Daniel L. Feldman

Can Americans Handle the Truth?

In National Politics, Policy on August 16, 2010 at 10:41 pm

In our previous discussion, we recommended support for candidates who support at least some form of government intervention to counteract the effect of the narrow-minded tendencies of many companies to hoard cash instead of hiring.

In a way, that is the easy, obvious stuff. Andrew Bacevich, in his 2008 book The Limits of Power: The End of American Exceptionalism, points us to the harder issues. Those of us who grew up in the period between 1950 and 1965 usually take that period as the norm, when the United States gobbled up some enormous percentage of the world’s wealth. We continue to assume that we should have a very high standard of living and also have our nation serve as the world’s moral police, by which I mean, for example, that if the Taliban does terrible things, we should stop them. (Whether we are truly motivated by morality or by perceived national interest, while an important question, is really a different question, in that if the latter, the perception is mistaken: the costs will outweigh the benefits.)

In fact, the 1950 to 1965 period was aberrational. We now have very serious competition for the world’s goods and services. In 2000, we were responsible for about 31 percent of the world’s gross domestic product, in 2006, about 27 percent. In the earlier period, we peaked at about 37 percent, by a somewhat different measure that has us at about 22 percent now.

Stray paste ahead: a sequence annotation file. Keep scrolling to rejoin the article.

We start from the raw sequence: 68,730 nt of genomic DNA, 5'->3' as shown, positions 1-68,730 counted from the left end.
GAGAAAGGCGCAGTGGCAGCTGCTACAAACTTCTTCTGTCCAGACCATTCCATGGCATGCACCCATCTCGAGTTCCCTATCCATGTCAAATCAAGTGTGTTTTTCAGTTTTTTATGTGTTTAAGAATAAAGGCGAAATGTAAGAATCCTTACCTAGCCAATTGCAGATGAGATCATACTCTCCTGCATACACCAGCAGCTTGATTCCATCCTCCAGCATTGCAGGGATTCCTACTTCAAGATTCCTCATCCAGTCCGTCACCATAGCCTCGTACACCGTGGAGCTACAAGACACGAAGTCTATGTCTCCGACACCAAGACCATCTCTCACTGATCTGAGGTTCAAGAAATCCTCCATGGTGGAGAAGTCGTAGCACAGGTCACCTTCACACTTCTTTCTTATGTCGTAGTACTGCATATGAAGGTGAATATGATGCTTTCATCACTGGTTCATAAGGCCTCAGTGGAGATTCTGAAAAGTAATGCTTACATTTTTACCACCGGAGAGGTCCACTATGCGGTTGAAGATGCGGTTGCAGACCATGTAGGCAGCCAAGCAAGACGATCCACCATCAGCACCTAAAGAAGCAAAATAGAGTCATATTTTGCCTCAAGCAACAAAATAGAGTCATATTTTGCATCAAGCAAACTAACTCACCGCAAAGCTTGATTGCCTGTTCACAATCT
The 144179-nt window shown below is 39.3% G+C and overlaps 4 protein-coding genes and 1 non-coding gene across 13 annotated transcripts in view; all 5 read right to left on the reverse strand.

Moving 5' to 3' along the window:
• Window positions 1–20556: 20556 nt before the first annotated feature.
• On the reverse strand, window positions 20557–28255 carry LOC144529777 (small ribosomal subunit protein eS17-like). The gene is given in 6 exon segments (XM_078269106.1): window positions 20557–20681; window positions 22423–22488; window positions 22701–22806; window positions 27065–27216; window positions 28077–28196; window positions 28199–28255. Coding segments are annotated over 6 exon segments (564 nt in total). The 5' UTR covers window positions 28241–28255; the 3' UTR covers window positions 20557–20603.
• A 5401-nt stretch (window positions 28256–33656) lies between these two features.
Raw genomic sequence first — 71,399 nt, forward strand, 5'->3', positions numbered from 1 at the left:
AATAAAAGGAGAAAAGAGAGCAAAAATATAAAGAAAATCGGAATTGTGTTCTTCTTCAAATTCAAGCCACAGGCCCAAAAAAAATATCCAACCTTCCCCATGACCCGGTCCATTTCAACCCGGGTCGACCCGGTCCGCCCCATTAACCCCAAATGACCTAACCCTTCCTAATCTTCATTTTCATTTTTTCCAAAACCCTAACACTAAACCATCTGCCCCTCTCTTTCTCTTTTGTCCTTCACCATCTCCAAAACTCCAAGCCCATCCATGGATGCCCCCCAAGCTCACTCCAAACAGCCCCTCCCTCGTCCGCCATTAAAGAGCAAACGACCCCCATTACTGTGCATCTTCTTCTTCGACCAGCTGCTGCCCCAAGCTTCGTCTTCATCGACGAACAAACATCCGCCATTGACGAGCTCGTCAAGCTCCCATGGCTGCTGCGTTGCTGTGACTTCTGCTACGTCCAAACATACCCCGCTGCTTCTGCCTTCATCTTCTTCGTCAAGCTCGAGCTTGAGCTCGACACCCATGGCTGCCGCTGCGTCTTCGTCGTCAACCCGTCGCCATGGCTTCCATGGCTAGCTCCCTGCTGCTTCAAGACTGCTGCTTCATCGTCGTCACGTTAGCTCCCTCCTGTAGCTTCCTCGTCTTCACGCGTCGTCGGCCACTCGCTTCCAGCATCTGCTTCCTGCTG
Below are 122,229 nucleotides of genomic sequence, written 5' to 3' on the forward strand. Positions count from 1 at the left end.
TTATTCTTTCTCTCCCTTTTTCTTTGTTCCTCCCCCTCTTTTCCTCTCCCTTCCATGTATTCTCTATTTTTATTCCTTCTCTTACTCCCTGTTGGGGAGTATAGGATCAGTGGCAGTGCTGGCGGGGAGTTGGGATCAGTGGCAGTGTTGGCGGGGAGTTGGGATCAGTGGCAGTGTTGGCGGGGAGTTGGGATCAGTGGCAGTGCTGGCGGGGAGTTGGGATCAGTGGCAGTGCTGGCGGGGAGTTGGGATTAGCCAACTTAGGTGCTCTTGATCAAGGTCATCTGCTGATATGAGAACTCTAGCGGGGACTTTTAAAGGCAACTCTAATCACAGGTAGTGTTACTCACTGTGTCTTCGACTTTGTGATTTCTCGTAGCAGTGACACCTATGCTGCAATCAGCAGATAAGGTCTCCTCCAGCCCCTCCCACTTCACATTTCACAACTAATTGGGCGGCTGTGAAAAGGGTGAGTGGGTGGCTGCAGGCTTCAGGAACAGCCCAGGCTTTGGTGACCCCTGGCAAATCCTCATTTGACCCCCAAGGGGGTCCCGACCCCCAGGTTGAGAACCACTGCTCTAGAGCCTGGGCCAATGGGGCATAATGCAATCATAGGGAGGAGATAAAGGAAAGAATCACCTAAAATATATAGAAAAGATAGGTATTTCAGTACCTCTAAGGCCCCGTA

Bacevich, a conservative military historian, find ample precedent for once-great powers that overextended themselves. The United States simply cannot afford to spend money on wars of choice, as opposed to wars of necessity. Our leadership always presents each war as a war of necessity, but we know better.

Still tougher is the issue of living standards. American voters want lower taxes, but also generous Medicaid, Medicare, and Social Security benefits, enriched and affordable education for their children, safe streets, and so forth. Part of the problem with our elected representatives is that they do in fact reflect the desires of the voters – and those desires are for the impossible.

Bacevich argues that ever since the complete political failure of Jimmy Carter’s call for an end to American self-indulgence, no successful candidate for the presidency has dared to tell the public the truth. Instead, each new administration, Republican or Democratic, has borrowed against the future to sustain the unsustainable.

If we have any sense of social responsibility left, we might start to reward politicians who tell us painful truths, and who don’t promise what can only happen if we keep weakening our country.

Bacevich might accuse me of inconsistency: did I not, in my previous posting, call for more government intervention to increase employment? But taxing some of that hoard of corporate cash that management refuses to spend on hiring would strengthen the United States, not weaken it. What weakens us is thinking we can have it all: a swaggering military presence around the world, low taxes, untrammeled profits for CEOs, and a strong economy.

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  1. […] Can Americans Handle the Truth? (via Tales from the Sausage Factory) Posted on August 16, 2010 by wilderside In our previous discussion, we recommended support for candidates who support at least some form of government intervention to counteract the effect of the narrow-minded tendencies of many companies to hoard cash instead of hiring. In a way, that is the easy, obvious stuff. Andrew Bacevich, in his 2008 book The Limits of Power: The End of American Exceptionalism, points us to the harder issues. Those of us who grew up in the period between 1950 a … Read More […]

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